The first Sweetpea blooms for a long time, finally filling the potted-plant neighborhood with fragrance and exquisiteness. Tiny, joy-filled, color-rich confetti bits that smell like heaven should be. I am so grateful to them. They have no idea. I have been sowing Sweetpeas with little success for the past few years. It speaks to a new age, I think, that I could coax them to blooming this summer. I’ve finally arrived in a space where I might have balanced duties enough that I have a bit extra to give to them. Or balanced priorities? I like that Sweetpeas have moved up in the ranks, if that is the case.
I’ve been working on a living-pelt with one of the Navajo Churro fleeces on my back deck this summer. It is time to move on with it, I think. I’ve cleaned it and picked it over and flipped it and aired it and though it is not entirely in one piece, I can use the majority of it as such. The fleeces of the Navajo Churros, when they were shorn, were mostly matted already. They had not been shorn for a couple of seasons before they came here and their fleeces were mostly ruined. But I thought that maybe I could figure out something with one of them, and I’m on the way to that with this one. It’s been pleasing to see it cleaner and cleaner with every rainfall this past season, to watch it brighten and lighten, finding salvation for some use by gentle, natural exposure.
My Meyer Lemon Tree is loaded with lemons this summer. We used one the other night for a cocktail that Char made. It was delicious! I’ve had this tree for 6 years and this is the largest crop ever – 4 almost ready for picking, a dozen smaller ones on their way. It keeps blooming in the meanwhile and my honeybees love it.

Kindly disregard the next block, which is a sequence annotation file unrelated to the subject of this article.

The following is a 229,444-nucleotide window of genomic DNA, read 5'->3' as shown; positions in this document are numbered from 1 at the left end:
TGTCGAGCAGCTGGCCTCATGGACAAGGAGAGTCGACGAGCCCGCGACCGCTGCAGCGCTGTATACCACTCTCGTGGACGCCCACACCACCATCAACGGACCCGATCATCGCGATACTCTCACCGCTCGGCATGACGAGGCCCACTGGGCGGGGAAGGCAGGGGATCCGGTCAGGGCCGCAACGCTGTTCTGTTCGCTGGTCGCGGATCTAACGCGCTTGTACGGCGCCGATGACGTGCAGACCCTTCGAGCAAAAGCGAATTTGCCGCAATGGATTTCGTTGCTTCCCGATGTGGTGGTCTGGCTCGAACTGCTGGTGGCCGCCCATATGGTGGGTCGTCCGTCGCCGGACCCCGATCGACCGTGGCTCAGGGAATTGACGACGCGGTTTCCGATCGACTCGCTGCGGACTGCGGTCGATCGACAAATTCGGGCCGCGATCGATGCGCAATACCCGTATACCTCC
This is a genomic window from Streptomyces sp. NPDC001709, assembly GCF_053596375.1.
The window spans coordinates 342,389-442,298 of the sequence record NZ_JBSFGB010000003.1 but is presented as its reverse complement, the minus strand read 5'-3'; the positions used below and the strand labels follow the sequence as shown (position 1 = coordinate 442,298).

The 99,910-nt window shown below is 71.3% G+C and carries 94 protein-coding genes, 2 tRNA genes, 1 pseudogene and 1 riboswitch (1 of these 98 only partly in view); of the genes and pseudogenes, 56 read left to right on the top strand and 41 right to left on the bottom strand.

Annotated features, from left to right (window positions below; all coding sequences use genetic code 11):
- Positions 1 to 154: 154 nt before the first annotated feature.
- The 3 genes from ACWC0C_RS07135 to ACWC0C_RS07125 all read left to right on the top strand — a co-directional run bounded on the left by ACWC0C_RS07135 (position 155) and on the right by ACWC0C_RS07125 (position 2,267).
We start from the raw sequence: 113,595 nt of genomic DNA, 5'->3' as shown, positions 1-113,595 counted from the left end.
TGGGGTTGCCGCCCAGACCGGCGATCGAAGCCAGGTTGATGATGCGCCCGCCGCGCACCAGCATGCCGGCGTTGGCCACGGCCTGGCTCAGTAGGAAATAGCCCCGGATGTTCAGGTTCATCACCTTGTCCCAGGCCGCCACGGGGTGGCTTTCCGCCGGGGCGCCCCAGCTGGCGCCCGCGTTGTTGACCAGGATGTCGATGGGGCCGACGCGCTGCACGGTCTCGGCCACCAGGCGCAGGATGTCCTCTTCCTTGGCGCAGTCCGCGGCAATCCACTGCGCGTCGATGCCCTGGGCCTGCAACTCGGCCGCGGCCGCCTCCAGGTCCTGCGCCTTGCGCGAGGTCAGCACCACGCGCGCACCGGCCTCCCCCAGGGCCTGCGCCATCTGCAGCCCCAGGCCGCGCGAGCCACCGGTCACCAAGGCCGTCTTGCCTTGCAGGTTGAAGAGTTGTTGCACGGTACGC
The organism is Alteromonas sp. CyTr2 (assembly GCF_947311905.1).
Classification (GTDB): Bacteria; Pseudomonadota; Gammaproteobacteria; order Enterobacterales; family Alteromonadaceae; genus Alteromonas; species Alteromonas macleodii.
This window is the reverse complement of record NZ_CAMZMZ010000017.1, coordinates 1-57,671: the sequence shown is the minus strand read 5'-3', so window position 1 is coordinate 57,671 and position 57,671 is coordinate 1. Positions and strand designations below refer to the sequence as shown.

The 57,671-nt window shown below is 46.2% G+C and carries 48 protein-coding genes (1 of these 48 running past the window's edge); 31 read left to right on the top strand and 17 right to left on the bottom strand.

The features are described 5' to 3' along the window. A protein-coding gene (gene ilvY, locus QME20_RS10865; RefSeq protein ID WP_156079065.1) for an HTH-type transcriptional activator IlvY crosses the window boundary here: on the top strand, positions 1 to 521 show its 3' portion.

We’ve had our first tomatoes. The priority for gardening is lower on the list that the other tasks around here. So the accomplishment of first tomatoes is something to us.
The Hopi Red Amaranthus bed is especially generous this summer. I’ve had several successful dye vats from very little material. Cutting up the stalk, leaves, and seedheads and soaking them in cold water, submerging prepared wool and taking our time, pulling out petal-shades of pinks and magentas after a fashion.
Hopi Red Amaranthus shades on our Alpaca/Merino yarns
The Hopi Red Amaranthus vat
The fiber is pulling the colors out of the vat with little to no interference from me. So pleasing to watch.
The product of our hard efforts is waiting for finishing – washing, mordanting, dyeing, washing, rinsing, drying, labeling. Readying it all for fall festivals and markets. All of the senses, all of the physical and mental tasks of bringing it to full beauty are a culmination of every season on the farm. The birth of the lambs, the moving of flocks, shearing and tending through all weather. Each and every day new challenges and new gifts to behold.